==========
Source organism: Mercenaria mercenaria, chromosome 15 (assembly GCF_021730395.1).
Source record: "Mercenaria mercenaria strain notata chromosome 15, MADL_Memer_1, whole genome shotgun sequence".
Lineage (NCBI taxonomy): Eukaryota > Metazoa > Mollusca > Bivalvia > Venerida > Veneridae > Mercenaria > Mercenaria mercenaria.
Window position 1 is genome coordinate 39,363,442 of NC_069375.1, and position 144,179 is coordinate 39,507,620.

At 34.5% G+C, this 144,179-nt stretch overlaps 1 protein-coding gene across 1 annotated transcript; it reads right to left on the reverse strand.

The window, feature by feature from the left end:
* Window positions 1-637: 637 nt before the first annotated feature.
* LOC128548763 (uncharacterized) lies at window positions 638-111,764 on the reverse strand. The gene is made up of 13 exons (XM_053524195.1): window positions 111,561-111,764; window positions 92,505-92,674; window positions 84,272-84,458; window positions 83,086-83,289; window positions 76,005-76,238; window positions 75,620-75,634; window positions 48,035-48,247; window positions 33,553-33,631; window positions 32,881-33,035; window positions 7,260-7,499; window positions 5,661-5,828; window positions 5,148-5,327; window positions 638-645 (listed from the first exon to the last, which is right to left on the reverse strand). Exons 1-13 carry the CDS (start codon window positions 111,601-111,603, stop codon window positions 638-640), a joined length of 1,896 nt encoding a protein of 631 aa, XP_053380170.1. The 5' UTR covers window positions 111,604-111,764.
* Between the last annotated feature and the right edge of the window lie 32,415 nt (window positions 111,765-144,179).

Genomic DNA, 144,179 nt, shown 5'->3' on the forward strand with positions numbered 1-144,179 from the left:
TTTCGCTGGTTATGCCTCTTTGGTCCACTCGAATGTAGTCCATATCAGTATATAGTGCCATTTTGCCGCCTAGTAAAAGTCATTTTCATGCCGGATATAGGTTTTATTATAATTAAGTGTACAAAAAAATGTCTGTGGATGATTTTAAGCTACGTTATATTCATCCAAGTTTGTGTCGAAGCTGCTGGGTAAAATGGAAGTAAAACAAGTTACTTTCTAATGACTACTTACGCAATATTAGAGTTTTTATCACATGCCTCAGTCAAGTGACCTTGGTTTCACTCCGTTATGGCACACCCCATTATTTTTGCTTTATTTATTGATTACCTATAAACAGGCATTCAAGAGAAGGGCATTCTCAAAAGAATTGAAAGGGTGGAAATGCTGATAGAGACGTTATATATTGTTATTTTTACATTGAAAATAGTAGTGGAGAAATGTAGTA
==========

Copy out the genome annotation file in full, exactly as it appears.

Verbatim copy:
Source organism: Mercenaria mercenaria, chromosome 15 (assembly GCF_021730395.1).
Source record: "Mercenaria mercenaria strain notata chromosome 15, MADL_Memer_1, whole genome shotgun sequence".
Lineage (NCBI taxonomy): Eukaryota > Metazoa > Mollusca > Bivalvia > Venerida > Veneridae > Mercenaria > Mercenaria mercenaria.
Window position 1 is genome coordinate 39,363,442 of NC_069375.1, and position 144,179 is coordinate 39,507,620.

At 34.5% G+C, this 144,179-nt stretch overlaps 1 protein-coding gene across 1 annotated transcript; it reads right to left on the reverse strand.

The window, feature by feature from the left end:
* Window positions 1-637: 637 nt before the first annotated feature.
* LOC128548763 (uncharacterized) lies at window positions 638-111,764 on the reverse strand. The gene is made up of 13 exons (XM_053524195.1): window positions 111,561-111,764; window positions 92,505-92,674; window positions 84,272-84,458; window positions 83,086-83,289; window positions 76,005-76,238; window positions 75,620-75,634; window positions 48,035-48,247; window positions 33,553-33,631; window positions 32,881-33,035; window positions 7,260-7,499; window positions 5,661-5,828; window positions 5,148-5,327; window positions 638-645 (listed from the first exon to the last, which is right to left on the reverse strand). Exons 1-13 carry the CDS (start codon window positions 111,601-111,603, stop codon window positions 638-640), a joined length of 1,896 nt encoding a protein of 631 aa, XP_053380170.1. The 5' UTR covers window positions 111,604-111,764.
* Between the last annotated feature and the right edge of the window lie 32,415 nt (window positions 111,765-144,179).

Genomic DNA, 144,179 nt, shown 5'->3' on the forward strand with positions numbered 1-144,179 from the left:
TTTCGCTGGTTATGCCTCTTTGGTCCACTCGAATGTAGTCCATATCAGTATATAGTGCCATTTTGCCGCCTAGTAAAAGTCATTTTCATGCCGGATATAGGTTTTATTATAATTAAGTGTACAAAAAAATGTCTGTGGATGATTTTAAGCTACGTTATATTCATCCAAGTTTGTGTCGAAGCTGCTGGGTAAAATGGAAGTAAAACAAGTTACTTTCTAATGACTACTTACGCAATATTAGAGTTTTTATCACATGCCTCAGTCAAGTGACCTTGGTTTCACTCCGTTATGGCACACCCCATTATTTTTGCTTTATTTATTGATTACCTATAAACAGGCATTCAAGAGAAGGGCATTCTCAAAAGAATTGAAAGGGTGGAAATGCTGATAGAGACGTTATATATTGTTATTTTTACATTGAAAATAGTAGTGGAGAAATGTAGTA